2. H. J. Eisen, E. M. Tuzcu, R. Dorent et al., “Everolimus for the prevention of allograft rejection and vasculopathy in cardiac-transplant recipients,” The New England Journal of Medicine, vol. 349, no. 9, pp. 847–858, 2003. View at Publisher · View at Google Scholar · View at Scopus
  3. M. Hummel, “Recommendations for use of Certican (everolimus) after heart transplantation: results from a German and Austrian Consensus Conference,” Journal of Heart & Lung Transplantation, vol. 24, no. 4, supplement, pp. S196–S200, 2005. View at Publisher · View at Google Scholar · View at Scopus
  4. M. Rothenburger, A. Zuckermann, C. Bara et al., “Recommendations for the use of Everolimus (Certican) in heart transplantation: results from the Second German-Austrian Certican Consensus Conference,” Journal of Heart & Lung Transplantation, vol. 26, no. 4, pp. 305–311, 2007. View at Publisher · View at Google Scholar · View at Scopus
  5. H. B. Lehmkuhl, J. Arizon, M. Viganò et al., “Everolimus with reduced cyclosporine versus MMF with standard cyclosporine in de novo heart transplant recipients,” Transplantation, vol. 88, no. 1, pp. 115–122, 2009. View at Publisher · View at Google Scholar · View at Scopus
  6. L. Gullestad, M. Iversen, S.-A. Mortensen et al., “Everolimus with reduced calcineurin inhibitor in thoracic transplant recipients with renal dysfunction: a multicenter, randomized trial,” Transplantation, vol. 89, no. 7, pp. 864–872, 2010. View at Publisher · View at Google Scholar · View at Scopus
  7. L. Potena, I. G. Bianchi, G. Magnani et al., “Cyclosporine lowering with everolimus or mycophenolate to preserve renal function in heart recipients: a randomized study,” Transplantation, vol. 89, no. 2, pp. 263–265, 2010. View at Publisher · View at Google Scholar · View at Scopus
  8. L. Potena, P. Prestinenzi, I. G. Bianchi et al., “Cyclosporine lowering with everolimus versus mycophenolate mofetil in heart transplant recipients: long-term follow-up of the SHIRAKISS randomized, prospective study,” Journal of Heart & Lung Transplantation, vol. 31, no. 6, pp. 565–570, 2012. View at Publisher · View at Google Scholar · View at Scopus
  9. H. J. Eisen, J. Kobashigawa, R. C. Starling et al., “Everolimus versus mycophenolate mofetil in heart transplantation: a randomized, multicenter trial,” American Journal of Transplantation, vol. 13, no. 5, pp. 1203–1216, 2013. View at Google Scholar
  10. H. B. Lehmkuhl, D. Mai, M. Dandel et al., “Observational study with everolimus (Certican) in combination with low-dose cyclosporine in de novo heart transplant recipients,” Journal of Heart & Lung Transplantation, vol. 26, no. 7, pp. 700–704, 2007. View at Publisher · View at Google Scholar · View at Scopus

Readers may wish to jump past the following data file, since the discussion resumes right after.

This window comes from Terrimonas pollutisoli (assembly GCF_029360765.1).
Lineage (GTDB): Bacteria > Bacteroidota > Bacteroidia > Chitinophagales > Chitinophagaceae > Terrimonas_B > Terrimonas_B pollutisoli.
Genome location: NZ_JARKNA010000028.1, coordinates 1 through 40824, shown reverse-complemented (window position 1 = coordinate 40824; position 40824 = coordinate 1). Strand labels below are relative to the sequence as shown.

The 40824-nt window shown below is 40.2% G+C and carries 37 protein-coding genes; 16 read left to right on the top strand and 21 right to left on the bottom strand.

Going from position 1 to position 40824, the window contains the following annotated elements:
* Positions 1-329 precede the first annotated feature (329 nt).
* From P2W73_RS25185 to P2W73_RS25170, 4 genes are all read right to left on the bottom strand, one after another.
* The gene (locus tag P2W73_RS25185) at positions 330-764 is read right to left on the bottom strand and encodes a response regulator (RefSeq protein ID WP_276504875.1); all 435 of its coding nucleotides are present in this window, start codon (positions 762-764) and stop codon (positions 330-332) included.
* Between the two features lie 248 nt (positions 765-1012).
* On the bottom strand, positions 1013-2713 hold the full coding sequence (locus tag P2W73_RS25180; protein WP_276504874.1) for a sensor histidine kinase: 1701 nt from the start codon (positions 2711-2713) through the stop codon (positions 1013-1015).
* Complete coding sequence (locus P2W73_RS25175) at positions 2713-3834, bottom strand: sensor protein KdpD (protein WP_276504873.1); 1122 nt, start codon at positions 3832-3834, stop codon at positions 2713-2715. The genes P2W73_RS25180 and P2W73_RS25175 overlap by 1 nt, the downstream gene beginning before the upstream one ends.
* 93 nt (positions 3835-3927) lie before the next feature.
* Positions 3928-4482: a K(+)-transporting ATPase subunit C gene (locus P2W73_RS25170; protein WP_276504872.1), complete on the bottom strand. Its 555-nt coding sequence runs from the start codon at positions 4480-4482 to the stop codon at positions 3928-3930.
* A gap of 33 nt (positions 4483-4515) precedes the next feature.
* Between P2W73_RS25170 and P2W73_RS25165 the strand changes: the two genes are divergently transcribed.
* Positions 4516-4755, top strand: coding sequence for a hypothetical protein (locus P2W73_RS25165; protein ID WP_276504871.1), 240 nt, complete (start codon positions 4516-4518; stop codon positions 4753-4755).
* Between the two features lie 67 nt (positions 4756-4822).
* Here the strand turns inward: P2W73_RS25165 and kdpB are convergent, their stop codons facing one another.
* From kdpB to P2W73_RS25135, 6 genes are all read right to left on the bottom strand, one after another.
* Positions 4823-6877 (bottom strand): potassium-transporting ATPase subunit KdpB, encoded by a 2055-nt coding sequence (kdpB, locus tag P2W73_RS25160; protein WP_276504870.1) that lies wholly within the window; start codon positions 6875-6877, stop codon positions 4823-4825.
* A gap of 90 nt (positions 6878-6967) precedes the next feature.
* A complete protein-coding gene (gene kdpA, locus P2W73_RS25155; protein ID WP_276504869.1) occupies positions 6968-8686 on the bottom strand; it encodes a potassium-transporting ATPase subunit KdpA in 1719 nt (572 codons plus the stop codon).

11. N. Manito, J. F. Delgado, M. G. Crespo-Leiro et al., “Clinical recommendations for the use of everolimus in heart transplantation,” Transplantation Reviews, vol. 24, no. 3, pp. 129–142, 2010. View at Publisher · View at Google Scholar · View at Scopus
  12. B. Nashan and F. Citterio, “Wound healing complications and the use of mTOR inhibitors in kidney transplantation—a critical review of the literature,” Transplantation, vol. 94, no. 6, pp. 547–561, 2012. View at Google Scholar
  13. A. Zuckermann, J. M. Arizon, G. Dong et al., “Impact of de novo everolimus-based immunosuppression on incisional complications in heart transplantation,” Transplantation, vol. 92, no. 5, pp. 594–600, 2011. View at Publisher · View at Google Scholar · View at Scopus
  14. L. Potena, M. Rinaldi, C. Maiello et al., “81 Early vs delayed everolimusin de novo heart transplant recipients,” Journal of Heart & Lung Transplantation, vol. 30, no. 4, supplement, p. S35, 2011. View at Google Scholar
  15. J. Kobashigawa, H. Ross, C. Bara et al., “Everolimus is associated with a reduced incidence of cytomegalovirus infection following de novo cardiac transplantation,” Transplant Infectious Diseasess, vol. 15, no. 2, pp. 150–162, 2013. View at Google Scholar
  16. U. Fuchs, A. Zittermann, K. Hakim-Meibodi, J. Brgermann, U. Schulz, and J. F. Gummert, “Everolimus plus dosage reduction of cyclosporine in cardiac transplant recipients with chronic kidney disease: a two-year follow-up study,” Transplantation Proceedings, vol. 43, no. 5, pp. 1839–1846, 2011. View at Publisher · View at Google Scholar · View at Scopus
  17. U. Fuchs, A. Zittermann, U. Schulz, and J. F. Gummert, “Efficacy and safety of low-dose everolimusas maintenance immunosuppression in cardiac transplant recipients,” Journal of Transplantation, vol. 2012, Article ID 976921, 7 pages, 2012. View at Publisher · View at Google Scholar
  18. Š. Vítko, R. Margreiter, W. Weimar et al., “Everolimus (certican) 12-month safety and efficacy versus mycophenolate mofetil in de Novo renal transplant recipients,” Transplantation, vol. 78, no. 10, pp. 1532–1540, 2004. View at Publisher · View at Google Scholar · View at Scopus